This study was conducted to determine the factors affecting susceptibility of prairie plants to an early summer frost at Cedar Creek Natural History Area, in east-central Minnesota. Data were collected in a previously established experimental field after temperatures fell to 1.3 °C on 20 June 1992, and to 0.3 °c on 21 June 1992. The degree of frost damage to prairie plants was recorded using a scale of frost damage based on visual criteria, and possible causes of variation in frost susceptibility were examined. The degree of frost damage was independent of plant type (grass or forb), life cycle (annual, perennial, or biennial), successional status (early or late), and species origin (native or introduced). No significant correlations were noted between plant height and mean frost damage but there was a significant negative correlation between plant height and maximum frost damage. In addition, there were no significant correlations between frost damage and mean plant biomass allocated to leaves, stems, and roots, mean biomass allocations aboveground and below-ground, and total biomass. However, plants that allocated a greater proportion of biomass to leaves were more severely damaged than plants which allocated less biomass to leaves. The ratio of leaves to total biomass appears to be critical in relation to frosting events because leaves have a high surface area to volume ratio, which allows more surface area to be exposed to cold air masses, thus increasing the freezing rate.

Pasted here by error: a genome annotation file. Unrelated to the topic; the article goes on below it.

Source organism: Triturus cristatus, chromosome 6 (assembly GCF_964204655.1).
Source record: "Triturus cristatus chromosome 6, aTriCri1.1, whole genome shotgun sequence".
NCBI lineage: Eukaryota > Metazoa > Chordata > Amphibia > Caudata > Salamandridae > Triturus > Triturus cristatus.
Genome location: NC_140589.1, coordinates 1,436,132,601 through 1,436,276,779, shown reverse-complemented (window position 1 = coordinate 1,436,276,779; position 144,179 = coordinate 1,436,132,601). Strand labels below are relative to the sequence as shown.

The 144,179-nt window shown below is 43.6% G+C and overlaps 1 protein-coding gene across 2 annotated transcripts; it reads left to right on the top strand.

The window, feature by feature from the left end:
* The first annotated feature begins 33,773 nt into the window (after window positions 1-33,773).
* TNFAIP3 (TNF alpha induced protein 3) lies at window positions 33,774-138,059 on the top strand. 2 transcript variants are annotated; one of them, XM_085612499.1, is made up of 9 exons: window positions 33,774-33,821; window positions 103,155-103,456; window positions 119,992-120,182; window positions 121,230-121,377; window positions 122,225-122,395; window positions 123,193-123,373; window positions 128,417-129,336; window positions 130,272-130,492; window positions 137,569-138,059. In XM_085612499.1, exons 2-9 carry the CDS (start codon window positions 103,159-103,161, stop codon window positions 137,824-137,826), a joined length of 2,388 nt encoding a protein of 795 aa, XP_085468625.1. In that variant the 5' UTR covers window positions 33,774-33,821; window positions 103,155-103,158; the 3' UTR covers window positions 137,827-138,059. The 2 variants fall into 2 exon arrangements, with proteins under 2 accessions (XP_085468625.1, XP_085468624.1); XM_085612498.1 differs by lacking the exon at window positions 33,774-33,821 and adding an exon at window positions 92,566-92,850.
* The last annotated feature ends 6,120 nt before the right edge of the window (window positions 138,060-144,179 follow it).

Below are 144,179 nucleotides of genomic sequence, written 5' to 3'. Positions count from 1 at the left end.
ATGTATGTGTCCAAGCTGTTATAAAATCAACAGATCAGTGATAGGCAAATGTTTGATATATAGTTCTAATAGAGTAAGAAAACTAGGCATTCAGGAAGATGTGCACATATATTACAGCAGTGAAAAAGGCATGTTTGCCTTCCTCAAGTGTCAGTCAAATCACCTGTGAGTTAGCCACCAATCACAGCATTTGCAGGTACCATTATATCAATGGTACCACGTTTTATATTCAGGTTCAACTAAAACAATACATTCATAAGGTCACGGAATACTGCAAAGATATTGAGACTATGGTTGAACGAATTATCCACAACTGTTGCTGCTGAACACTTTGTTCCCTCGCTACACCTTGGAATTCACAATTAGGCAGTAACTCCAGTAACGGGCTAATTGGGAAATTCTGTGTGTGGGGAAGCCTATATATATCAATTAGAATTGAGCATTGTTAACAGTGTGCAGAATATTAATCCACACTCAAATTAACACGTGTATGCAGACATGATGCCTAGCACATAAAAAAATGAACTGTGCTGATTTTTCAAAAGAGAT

Biology, general